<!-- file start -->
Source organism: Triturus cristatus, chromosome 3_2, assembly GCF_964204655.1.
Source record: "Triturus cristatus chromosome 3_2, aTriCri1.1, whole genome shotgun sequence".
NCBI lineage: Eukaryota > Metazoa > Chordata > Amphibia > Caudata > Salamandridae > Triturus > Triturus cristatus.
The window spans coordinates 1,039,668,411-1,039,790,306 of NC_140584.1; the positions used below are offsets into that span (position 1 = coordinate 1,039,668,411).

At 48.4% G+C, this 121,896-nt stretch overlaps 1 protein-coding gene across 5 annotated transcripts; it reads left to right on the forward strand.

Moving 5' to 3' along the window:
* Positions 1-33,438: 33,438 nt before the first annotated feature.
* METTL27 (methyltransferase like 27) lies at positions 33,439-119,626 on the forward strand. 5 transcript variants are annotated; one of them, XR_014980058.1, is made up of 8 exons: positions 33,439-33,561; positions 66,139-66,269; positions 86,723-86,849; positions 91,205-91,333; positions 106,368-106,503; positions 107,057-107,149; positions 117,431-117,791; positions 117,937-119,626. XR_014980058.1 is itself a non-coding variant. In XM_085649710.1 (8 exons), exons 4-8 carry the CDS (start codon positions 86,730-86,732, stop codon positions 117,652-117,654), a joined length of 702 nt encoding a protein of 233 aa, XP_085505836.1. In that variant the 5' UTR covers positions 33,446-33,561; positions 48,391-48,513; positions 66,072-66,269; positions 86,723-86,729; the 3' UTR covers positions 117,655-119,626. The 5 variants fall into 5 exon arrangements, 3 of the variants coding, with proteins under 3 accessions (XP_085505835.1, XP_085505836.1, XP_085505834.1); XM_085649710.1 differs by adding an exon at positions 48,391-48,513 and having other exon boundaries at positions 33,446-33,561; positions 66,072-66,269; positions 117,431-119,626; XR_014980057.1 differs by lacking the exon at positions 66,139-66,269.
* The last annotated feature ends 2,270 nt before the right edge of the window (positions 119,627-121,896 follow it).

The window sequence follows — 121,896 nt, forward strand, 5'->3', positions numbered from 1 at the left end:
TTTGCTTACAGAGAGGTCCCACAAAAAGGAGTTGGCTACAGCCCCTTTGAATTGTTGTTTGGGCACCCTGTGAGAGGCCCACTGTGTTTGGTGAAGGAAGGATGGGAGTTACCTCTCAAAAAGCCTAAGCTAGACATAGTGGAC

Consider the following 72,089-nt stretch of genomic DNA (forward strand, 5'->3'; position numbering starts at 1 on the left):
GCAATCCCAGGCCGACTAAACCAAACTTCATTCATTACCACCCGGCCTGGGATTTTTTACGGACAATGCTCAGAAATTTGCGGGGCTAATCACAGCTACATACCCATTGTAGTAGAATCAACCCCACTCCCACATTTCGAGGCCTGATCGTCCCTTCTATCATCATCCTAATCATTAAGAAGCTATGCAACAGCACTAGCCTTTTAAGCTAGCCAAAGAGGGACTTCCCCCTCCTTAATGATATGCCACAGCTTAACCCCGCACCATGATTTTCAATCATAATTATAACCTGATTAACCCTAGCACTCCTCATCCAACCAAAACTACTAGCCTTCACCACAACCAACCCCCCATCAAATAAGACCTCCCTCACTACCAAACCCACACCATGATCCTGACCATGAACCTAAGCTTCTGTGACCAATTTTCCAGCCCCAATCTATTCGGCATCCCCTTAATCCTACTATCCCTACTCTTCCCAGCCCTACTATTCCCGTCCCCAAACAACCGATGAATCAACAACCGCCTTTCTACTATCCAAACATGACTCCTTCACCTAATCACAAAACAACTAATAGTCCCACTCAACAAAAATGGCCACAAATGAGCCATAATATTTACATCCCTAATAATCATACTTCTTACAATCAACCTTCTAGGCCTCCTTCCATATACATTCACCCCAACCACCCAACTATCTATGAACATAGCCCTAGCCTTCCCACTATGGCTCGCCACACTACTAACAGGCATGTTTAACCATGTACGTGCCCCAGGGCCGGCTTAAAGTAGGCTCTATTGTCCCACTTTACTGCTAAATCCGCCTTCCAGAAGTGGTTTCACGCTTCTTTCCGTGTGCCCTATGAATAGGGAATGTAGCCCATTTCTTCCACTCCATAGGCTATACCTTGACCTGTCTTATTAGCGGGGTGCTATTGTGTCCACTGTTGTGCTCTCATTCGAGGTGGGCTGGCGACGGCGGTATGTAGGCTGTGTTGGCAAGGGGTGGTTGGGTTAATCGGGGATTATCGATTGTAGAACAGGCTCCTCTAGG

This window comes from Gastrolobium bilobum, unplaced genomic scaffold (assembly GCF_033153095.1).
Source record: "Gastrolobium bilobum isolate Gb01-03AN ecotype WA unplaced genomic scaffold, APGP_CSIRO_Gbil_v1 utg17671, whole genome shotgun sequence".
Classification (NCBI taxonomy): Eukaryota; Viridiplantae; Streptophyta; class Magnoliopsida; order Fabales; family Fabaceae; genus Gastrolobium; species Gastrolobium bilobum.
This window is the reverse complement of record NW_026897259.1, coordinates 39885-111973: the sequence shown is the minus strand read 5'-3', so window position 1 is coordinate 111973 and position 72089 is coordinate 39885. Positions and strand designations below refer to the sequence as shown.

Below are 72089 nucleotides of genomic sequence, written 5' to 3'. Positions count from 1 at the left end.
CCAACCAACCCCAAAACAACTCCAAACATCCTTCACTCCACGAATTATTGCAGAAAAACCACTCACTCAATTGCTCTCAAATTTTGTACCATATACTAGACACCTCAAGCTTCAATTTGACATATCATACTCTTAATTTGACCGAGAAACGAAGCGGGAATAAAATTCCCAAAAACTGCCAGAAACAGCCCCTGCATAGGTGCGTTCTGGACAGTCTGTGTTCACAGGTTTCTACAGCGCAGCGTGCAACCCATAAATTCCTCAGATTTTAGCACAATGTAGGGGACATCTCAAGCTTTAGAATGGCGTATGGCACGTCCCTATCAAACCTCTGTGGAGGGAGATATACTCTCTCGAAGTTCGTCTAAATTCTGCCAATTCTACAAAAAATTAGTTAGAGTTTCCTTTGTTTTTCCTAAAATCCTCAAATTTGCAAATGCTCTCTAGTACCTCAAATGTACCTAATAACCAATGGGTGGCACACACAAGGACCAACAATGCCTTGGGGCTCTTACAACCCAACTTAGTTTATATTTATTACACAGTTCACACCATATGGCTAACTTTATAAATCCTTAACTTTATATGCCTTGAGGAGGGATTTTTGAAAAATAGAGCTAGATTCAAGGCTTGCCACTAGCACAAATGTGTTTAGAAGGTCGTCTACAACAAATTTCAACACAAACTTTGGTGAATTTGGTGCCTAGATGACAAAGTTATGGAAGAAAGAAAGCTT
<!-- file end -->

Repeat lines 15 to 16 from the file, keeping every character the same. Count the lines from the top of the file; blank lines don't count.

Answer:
Source record: "Gastrolobium bilobum isolate Gb01-03AN ecotype WA unplaced genomic scaffold, APGP_CSIRO_Gbil_v1 utg17671, whole genome shotgun sequence".
Classification (NCBI taxonomy): Eukaryota; Viridiplantae; Streptophyta; class Magnoliopsida; order Fabales; family Fabaceae; genus Gastrolobium; species Gastrolobium bilobum.